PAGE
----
How did a priceless masterpiece by Cezanne come to find itself in a hedge by a Sussex farm track during World War One, asks Trevor Dann.
It's one of the lesser known but most fascinating tales of World War One. What was the British government doing buying paintings at a Paris auction house while German guns were bombarding the city? And how did a priceless masterpiece by Cezanne come to find itself in a hedge by a Sussex farm track?
Maynard Keynes (he never used the John) is best known as a great economist, who believed strongly in state intervention in the market. He helped found both the World Bank and the International Monetary Fund. But less well-known is that he was a key member of the Bloomsbury Group, an avid art collector and the founder of the Arts Council.
A strange combination of events in 1918 allowed Keynes, then a humble Treasury adviser, to combine his two great passions, money and art.
His Bloomsbury friend, the art critic Roger Fry, told him about a sale of impressionist works from the collection of the artist Edgar Degas, who had recently died. Fry believed that painters like Cezanne, Manet and Gauguin were geniuses whose work was unrecognised by the British. He thought they should be on show at the National Gallery and that the forthcoming wartime auction would allow them to be bought cheaply.
Keynes agreed but added an idea of his own. The British government had borrowed considerable amounts of money from the US to help them fight the war. They had lent much of it on to the French, who would never be in a position to pay it back. So Keynes argued that he could purchase a few paintings, which would grow in value, for effectively nothing. It was positively, well, Keynesian.
And so, as the war continued to rage in the trenches of Flanders and northern France, Keynes and the director of The National Gallery, Sir Charles Holmes, caught a boat train to Boulogne and travelled by train to Paris with £20,000 in French banknotes. Aware that the French would be reluctant to sell to a British bidder, Holmes shaved off his moustache and adopted a faux French accent. As the auction began, Paris was rocked by the sound of shells from a German super-gun, firing from a railway line 80 miles away. Some bidders fled, prices tumbled, and Holmes and Keynes were able to secure some real bargains.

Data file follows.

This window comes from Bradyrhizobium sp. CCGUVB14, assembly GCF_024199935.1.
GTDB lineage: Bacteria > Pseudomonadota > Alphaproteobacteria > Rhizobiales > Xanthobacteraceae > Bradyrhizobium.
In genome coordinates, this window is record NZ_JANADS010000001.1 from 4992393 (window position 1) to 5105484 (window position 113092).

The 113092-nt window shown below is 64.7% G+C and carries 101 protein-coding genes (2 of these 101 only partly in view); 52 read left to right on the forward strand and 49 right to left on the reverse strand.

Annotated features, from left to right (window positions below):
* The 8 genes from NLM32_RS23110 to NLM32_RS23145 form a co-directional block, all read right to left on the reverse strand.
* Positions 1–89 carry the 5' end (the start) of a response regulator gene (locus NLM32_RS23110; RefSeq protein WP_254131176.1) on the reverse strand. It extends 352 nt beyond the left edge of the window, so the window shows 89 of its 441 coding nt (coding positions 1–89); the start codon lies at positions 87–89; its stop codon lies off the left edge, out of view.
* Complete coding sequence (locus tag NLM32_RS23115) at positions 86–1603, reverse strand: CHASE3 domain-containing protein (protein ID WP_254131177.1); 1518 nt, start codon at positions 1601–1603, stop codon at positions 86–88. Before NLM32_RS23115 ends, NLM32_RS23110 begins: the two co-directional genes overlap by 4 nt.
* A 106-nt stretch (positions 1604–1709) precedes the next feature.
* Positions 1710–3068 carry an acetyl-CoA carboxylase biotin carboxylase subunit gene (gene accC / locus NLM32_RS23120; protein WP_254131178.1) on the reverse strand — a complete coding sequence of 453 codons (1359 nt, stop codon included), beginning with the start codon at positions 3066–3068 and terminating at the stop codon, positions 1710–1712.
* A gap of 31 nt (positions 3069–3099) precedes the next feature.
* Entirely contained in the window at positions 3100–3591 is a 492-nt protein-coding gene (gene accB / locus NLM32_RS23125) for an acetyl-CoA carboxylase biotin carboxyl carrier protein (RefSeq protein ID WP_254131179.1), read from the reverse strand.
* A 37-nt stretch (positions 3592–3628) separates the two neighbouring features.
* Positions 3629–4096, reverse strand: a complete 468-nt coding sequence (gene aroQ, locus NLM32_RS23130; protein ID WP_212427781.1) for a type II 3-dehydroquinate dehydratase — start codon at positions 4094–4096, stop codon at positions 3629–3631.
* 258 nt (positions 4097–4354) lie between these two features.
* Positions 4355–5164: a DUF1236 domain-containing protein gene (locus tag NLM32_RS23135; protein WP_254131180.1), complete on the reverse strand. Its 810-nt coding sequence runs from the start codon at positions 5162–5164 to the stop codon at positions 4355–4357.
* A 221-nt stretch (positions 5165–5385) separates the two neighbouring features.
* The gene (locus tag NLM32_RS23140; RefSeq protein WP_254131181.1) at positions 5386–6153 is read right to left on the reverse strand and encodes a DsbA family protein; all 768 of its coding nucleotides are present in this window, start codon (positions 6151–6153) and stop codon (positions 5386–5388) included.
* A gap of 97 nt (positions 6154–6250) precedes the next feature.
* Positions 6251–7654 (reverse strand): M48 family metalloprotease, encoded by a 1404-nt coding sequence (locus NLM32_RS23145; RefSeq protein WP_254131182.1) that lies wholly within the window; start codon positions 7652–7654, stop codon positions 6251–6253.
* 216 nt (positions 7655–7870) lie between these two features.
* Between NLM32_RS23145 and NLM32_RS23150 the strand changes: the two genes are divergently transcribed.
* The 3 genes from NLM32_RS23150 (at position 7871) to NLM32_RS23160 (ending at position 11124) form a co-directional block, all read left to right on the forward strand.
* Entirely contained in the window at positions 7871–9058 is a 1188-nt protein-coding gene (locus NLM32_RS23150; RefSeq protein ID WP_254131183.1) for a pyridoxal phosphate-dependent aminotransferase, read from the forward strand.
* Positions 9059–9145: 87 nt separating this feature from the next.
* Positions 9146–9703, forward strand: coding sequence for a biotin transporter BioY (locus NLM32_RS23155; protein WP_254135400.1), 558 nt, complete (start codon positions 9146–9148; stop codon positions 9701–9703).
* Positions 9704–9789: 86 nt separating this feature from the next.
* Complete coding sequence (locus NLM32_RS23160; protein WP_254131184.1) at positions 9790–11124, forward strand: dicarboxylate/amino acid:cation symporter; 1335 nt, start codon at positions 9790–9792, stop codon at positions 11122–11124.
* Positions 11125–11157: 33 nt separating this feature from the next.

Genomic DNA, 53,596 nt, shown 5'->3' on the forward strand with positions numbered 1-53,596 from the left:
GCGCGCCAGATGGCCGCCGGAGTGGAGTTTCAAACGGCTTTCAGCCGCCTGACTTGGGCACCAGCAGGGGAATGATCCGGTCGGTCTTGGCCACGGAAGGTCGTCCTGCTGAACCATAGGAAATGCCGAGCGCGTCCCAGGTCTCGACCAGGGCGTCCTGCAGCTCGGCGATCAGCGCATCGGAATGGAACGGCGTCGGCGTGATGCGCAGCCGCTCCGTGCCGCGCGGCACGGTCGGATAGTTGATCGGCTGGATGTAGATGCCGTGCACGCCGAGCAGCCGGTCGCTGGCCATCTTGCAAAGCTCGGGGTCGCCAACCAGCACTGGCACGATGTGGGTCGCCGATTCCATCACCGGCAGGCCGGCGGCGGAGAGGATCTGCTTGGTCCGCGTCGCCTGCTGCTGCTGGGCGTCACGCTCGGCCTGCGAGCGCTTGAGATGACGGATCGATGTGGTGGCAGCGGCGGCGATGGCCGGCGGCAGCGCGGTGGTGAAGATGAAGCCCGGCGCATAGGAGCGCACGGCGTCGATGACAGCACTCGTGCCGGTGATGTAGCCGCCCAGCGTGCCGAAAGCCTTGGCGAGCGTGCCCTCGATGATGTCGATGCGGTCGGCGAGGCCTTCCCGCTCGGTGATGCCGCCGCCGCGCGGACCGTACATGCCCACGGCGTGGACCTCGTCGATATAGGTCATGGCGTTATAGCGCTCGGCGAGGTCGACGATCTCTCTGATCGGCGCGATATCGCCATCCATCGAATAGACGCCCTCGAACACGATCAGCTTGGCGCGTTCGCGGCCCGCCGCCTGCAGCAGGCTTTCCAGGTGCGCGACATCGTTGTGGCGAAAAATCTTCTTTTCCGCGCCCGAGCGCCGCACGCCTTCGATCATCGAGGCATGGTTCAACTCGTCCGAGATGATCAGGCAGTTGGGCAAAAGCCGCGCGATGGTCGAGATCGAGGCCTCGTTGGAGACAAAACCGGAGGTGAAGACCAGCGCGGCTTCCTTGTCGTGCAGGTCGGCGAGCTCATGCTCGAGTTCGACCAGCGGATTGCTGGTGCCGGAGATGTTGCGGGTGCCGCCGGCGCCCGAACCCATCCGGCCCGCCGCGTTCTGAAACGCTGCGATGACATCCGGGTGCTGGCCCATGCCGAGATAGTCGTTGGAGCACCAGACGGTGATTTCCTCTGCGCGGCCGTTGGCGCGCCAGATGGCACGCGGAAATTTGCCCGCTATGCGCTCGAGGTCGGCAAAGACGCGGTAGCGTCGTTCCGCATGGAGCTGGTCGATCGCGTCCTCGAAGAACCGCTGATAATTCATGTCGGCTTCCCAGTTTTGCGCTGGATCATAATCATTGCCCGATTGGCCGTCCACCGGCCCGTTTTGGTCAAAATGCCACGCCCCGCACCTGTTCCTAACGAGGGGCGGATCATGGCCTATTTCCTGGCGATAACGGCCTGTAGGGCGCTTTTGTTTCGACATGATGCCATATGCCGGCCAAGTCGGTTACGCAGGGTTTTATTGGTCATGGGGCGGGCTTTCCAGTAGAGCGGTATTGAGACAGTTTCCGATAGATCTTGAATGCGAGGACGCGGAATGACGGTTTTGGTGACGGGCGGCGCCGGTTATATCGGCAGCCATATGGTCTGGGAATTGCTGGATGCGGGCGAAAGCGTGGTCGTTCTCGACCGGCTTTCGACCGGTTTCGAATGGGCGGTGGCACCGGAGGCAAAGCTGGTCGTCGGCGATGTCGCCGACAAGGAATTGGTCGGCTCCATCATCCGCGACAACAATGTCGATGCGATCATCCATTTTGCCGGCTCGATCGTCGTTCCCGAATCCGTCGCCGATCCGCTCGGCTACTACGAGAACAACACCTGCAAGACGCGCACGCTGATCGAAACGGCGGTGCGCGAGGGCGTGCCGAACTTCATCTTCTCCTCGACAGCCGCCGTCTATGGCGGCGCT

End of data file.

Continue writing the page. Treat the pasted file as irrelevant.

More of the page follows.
In the National Gallery today, Holmes's successor, Dr Nicholas Penny, proudly shows off the works which kicked off the gallery's collection of modern art. Manet's massive Execution of Maximilian, cut up in the 19th Century and now partially reassembled, is a most impressive painting and one of the gallery's most popular exhibits. But no less remarkable are A Portrait Of Baron Schwitter, with his Michael Jackson-style white glove, by Delacroix, Corot's The Roman Campana, a tiny painting of Oedipus and the Sphinx by Ingres, and Flower Piece by Gauguin. Penny says that the Impressionist and Post-Impressionist rooms at the National Gallery are the most popular in the entire building. Without Keynes's efforts, none of these masterpieces would be on show in the UK.
But Sir Charles Holmes's enthusiasm for modern art did not stretch as far as Cezanne. He refused to buy the beautiful Pommes, an exquisite portrait of seven apples in a fruit bowl. Keynes was so horrified by this decision that he bid for it himself and secured it for £500.
At the end of the auction, the intrepid art collectors were joined by the diplomat Austen Chamberlain, who offered Keynes a lift from Folkestone to the village of Charleston in Sussex, where Virginia Woolf's sister Vanessa Bell shared a farmhouse with Clive Bell and Keynes's lover Duncan Grant.
The track from the main road was too muddy for Chamberlain's "government motor" and Keynes couldn't carry all his luggage. So he left the Cezanne under a hedge and walked half a mile to the Bloomsbury Group's house. Speaking to the BBC in 1969, Duncan Grant took up the story: "When he arrived here he said 'if you'd like to go down to the road, there's a Cezanne just behind the gate'." Vanessa Bell wrote that "it was all very exciting" but chastised Keynes for not spending the entire £20,000 and returning home with £5,000 unspent.
Keynes kept the Cezanne over his bed. When he died in 1946 it was bequeathed to King's College, Cambridge, where Keynes kept rooms all his life. Today it hangs in Cambridge's Fitzwilliam Museum for everyone to enjoy.